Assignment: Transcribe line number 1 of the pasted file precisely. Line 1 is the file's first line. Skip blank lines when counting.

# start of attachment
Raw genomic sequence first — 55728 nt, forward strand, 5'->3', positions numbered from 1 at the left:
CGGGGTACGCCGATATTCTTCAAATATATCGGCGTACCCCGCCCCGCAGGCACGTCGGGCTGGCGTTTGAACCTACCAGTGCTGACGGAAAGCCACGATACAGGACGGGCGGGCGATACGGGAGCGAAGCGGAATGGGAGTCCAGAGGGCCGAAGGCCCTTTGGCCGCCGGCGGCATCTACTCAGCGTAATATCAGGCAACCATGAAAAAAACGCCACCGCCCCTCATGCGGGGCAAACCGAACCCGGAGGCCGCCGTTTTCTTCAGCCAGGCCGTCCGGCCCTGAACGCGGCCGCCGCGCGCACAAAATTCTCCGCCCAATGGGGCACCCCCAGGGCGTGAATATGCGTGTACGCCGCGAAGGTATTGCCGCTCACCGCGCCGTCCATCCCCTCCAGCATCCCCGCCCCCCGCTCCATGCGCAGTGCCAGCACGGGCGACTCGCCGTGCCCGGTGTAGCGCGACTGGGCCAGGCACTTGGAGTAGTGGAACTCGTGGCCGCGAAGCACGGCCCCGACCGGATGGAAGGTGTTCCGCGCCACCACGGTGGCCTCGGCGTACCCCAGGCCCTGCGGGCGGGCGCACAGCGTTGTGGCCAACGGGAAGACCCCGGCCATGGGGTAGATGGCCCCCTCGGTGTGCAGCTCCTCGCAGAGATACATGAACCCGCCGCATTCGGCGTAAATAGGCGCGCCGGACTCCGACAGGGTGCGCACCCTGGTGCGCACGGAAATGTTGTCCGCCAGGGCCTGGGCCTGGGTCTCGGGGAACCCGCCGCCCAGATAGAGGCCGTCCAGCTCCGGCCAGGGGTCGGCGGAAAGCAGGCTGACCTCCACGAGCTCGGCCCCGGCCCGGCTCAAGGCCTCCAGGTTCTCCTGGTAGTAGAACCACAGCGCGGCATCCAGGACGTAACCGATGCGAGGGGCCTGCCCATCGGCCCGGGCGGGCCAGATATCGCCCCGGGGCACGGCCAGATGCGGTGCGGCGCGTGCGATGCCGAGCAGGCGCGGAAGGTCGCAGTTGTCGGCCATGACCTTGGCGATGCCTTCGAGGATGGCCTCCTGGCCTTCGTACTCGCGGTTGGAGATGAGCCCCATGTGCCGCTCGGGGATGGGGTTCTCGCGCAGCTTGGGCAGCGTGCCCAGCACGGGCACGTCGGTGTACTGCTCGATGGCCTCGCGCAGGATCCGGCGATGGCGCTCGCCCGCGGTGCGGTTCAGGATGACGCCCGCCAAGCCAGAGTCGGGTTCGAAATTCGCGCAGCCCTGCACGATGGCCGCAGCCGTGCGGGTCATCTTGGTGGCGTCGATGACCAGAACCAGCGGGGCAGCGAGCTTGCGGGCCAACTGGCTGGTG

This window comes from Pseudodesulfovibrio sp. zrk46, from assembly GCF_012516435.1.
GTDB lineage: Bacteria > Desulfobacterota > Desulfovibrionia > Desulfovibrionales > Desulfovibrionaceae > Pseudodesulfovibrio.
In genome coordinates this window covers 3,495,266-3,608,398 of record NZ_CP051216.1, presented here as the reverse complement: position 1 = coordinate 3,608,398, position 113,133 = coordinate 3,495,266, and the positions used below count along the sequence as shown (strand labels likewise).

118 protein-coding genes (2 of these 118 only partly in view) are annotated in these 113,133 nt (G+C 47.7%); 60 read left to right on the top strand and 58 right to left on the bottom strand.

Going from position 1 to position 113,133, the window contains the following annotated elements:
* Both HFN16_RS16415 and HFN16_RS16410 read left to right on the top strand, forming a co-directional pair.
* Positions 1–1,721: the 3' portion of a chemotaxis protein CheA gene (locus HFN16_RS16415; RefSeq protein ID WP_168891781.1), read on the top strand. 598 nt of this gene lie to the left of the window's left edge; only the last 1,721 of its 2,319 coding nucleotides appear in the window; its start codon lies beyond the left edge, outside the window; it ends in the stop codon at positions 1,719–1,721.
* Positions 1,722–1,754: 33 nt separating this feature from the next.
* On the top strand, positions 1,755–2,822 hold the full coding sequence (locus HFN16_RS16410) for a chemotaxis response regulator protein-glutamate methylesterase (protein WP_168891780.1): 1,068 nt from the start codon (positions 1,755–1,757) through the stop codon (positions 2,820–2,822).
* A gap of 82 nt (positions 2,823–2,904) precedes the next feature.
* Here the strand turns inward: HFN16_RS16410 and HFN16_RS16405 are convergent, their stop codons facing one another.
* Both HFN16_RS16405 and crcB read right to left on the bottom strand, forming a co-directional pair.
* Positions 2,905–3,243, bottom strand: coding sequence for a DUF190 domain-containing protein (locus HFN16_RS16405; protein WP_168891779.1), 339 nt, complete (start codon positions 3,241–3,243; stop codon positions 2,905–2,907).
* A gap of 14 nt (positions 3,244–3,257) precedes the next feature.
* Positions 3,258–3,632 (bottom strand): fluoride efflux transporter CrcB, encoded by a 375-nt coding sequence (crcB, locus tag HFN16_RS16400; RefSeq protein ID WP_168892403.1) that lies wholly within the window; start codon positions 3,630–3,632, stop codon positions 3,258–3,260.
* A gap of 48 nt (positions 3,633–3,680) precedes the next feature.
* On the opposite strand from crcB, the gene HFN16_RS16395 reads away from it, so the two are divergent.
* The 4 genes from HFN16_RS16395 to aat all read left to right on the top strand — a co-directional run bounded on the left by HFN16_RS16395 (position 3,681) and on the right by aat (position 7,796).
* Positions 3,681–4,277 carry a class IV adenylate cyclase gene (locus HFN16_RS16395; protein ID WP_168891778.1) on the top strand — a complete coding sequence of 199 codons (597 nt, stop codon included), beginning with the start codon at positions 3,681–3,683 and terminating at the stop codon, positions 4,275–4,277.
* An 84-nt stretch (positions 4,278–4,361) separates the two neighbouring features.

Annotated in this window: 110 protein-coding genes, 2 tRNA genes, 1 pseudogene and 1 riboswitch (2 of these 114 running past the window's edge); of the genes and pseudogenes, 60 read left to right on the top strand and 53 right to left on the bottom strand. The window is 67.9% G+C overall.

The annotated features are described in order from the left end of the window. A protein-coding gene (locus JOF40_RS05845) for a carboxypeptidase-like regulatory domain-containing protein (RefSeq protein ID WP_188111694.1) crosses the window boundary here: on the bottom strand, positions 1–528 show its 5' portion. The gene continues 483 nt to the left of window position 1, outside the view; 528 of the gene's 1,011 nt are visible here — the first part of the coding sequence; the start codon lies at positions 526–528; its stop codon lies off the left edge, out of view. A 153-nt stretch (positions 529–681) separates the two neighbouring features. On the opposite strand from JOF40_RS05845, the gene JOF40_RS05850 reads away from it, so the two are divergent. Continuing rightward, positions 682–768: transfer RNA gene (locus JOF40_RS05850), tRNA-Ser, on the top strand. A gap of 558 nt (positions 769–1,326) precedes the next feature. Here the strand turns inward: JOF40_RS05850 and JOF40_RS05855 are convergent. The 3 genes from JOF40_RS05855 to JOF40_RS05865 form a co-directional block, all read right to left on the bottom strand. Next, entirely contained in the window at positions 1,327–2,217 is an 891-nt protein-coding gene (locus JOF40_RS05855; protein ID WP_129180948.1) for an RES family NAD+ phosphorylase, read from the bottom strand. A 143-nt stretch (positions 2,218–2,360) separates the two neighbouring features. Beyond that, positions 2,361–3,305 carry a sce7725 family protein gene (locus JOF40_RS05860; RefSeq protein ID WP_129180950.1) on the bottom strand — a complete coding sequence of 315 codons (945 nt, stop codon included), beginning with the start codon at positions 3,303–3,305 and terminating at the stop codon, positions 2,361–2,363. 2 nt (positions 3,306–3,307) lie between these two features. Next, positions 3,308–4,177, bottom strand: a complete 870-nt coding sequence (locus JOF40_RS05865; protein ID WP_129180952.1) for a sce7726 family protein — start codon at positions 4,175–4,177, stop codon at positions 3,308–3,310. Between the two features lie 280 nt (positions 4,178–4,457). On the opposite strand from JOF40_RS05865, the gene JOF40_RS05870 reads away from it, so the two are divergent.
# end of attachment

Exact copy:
Raw genomic sequence first — 55728 nt, forward strand, 5'->3', positions numbered from 1 at the left: